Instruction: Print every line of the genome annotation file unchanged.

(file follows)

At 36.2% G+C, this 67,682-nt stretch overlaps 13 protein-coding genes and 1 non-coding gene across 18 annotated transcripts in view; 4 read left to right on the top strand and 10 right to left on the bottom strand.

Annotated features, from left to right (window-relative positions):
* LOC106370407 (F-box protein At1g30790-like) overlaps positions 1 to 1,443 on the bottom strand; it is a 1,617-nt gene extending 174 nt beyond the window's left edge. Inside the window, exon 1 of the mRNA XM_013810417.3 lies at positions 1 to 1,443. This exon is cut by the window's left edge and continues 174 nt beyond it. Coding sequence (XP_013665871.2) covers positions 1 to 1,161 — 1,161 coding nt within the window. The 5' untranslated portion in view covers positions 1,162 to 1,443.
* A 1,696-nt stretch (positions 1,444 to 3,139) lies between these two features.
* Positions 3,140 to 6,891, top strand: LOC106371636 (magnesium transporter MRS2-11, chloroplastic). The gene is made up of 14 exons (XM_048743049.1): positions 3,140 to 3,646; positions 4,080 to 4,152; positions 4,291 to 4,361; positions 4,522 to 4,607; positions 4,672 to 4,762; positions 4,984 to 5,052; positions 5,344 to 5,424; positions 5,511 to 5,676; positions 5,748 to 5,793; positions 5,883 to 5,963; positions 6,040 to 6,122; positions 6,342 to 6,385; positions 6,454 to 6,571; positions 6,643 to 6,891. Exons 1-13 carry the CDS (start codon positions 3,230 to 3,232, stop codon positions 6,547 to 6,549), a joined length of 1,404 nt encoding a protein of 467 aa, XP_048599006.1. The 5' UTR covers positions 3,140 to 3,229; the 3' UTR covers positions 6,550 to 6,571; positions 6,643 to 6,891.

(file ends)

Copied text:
At 36.2% G+C, this 67,682-nt stretch overlaps 13 protein-coding genes and 1 non-coding gene across 18 annotated transcripts in view; 4 read left to right on the top strand and 10 right to left on the bottom strand.

Annotated features, from left to right (window-relative positions):
* LOC106370407 (F-box protein At1g30790-like) overlaps positions 1 to 1,443 on the bottom strand; it is a 1,617-nt gene extending 174 nt beyond the window's left edge. Inside the window, exon 1 of the mRNA XM_013810417.3 lies at positions 1 to 1,443. This exon is cut by the window's left edge and continues 174 nt beyond it. Coding sequence (XP_013665871.2) covers positions 1 to 1,161 — 1,161 coding nt within the window. The 5' untranslated portion in view covers positions 1,162 to 1,443.
* A 1,696-nt stretch (positions 1,444 to 3,139) lies between these two features.
* Positions 3,140 to 6,891, top strand: LOC106371636 (magnesium transporter MRS2-11, chloroplastic). The gene is made up of 14 exons (XM_048743049.1): positions 3,140 to 3,646; positions 4,080 to 4,152; positions 4,291 to 4,361; positions 4,522 to 4,607; positions 4,672 to 4,762; positions 4,984 to 5,052; positions 5,344 to 5,424; positions 5,511 to 5,676; positions 5,748 to 5,793; positions 5,883 to 5,963; positions 6,040 to 6,122; positions 6,342 to 6,385; positions 6,454 to 6,571; positions 6,643 to 6,891. Exons 1-13 carry the CDS (start codon positions 3,230 to 3,232, stop codon positions 6,547 to 6,549), a joined length of 1,404 nt encoding a protein of 467 aa, XP_048599006.1. The 5' UTR covers positions 3,140 to 3,229; the 3' UTR covers positions 6,550 to 6,571; positions 6,643 to 6,891.